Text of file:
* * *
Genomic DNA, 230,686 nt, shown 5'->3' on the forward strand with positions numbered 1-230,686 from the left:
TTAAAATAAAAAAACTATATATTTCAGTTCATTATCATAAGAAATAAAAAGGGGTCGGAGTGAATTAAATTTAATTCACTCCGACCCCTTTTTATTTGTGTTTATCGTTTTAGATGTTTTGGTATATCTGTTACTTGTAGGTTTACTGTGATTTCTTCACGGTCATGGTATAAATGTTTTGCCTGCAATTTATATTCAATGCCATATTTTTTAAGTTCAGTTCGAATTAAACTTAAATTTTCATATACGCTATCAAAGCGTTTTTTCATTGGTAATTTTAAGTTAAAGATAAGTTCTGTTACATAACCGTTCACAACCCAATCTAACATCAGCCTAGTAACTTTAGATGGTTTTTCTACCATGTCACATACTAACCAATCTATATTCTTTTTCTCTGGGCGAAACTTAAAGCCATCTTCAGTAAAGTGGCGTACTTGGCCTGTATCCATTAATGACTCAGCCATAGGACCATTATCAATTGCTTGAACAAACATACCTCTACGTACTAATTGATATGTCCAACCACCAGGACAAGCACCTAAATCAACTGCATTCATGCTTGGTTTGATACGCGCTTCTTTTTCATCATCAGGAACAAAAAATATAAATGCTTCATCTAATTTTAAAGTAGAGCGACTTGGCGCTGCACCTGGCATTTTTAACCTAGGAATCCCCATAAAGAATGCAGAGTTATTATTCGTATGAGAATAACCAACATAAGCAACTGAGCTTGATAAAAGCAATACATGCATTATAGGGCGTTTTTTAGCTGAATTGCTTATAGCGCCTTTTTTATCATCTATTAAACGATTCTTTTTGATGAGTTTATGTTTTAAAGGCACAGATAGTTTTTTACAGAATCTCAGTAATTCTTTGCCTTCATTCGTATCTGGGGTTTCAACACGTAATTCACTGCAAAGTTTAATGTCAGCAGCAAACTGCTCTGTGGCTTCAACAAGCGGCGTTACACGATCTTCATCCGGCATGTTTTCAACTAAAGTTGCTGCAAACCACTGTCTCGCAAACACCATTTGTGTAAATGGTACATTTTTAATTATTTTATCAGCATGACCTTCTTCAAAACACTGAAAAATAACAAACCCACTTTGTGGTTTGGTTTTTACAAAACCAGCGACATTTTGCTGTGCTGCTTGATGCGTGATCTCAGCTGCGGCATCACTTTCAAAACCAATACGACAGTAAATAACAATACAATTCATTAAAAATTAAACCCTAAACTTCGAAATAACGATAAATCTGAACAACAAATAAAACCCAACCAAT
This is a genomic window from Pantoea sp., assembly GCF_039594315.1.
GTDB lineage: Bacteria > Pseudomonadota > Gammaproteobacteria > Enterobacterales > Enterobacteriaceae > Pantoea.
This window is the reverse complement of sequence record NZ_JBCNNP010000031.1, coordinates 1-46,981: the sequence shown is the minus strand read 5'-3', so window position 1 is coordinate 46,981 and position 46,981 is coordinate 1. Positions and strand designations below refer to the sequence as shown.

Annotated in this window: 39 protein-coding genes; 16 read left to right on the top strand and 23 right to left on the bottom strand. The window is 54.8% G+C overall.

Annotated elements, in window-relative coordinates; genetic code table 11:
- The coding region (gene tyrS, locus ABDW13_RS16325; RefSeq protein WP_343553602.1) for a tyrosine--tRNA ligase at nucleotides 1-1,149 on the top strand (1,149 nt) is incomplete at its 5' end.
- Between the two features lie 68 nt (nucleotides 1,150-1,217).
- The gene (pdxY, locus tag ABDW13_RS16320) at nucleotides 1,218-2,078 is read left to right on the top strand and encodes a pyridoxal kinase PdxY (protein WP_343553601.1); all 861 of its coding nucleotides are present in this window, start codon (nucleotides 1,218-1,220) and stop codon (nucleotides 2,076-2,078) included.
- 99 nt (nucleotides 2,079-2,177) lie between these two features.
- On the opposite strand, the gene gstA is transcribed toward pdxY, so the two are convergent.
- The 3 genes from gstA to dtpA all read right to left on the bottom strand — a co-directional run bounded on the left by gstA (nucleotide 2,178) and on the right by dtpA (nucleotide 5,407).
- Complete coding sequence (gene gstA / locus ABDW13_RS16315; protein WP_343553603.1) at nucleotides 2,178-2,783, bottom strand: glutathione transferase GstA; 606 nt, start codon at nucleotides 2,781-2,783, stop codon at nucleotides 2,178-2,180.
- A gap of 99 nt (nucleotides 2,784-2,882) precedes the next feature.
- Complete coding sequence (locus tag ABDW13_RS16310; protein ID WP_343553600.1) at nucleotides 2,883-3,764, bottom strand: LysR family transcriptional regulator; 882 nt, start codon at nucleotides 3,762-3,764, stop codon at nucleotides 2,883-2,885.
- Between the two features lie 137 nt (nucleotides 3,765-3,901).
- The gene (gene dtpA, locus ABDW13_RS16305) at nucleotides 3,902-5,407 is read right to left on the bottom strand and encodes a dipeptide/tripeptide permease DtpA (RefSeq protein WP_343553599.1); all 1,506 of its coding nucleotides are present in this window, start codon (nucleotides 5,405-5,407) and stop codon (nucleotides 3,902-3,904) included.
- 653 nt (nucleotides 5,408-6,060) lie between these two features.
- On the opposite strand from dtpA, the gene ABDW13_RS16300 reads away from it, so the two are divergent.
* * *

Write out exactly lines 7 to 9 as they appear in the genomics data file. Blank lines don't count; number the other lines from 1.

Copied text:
Annotated elements, in window-relative coordinates; genetic code table 11:
- The coding region (gene tyrS, locus ABDW13_RS16325; RefSeq protein WP_343553602.1) for a tyrosine--tRNA ligase at nucleotides 1-1,149 on the top strand (1,149 nt) is incomplete at its 5' end.
- Between the two features lie 68 nt (nucleotides 1,150-1,217).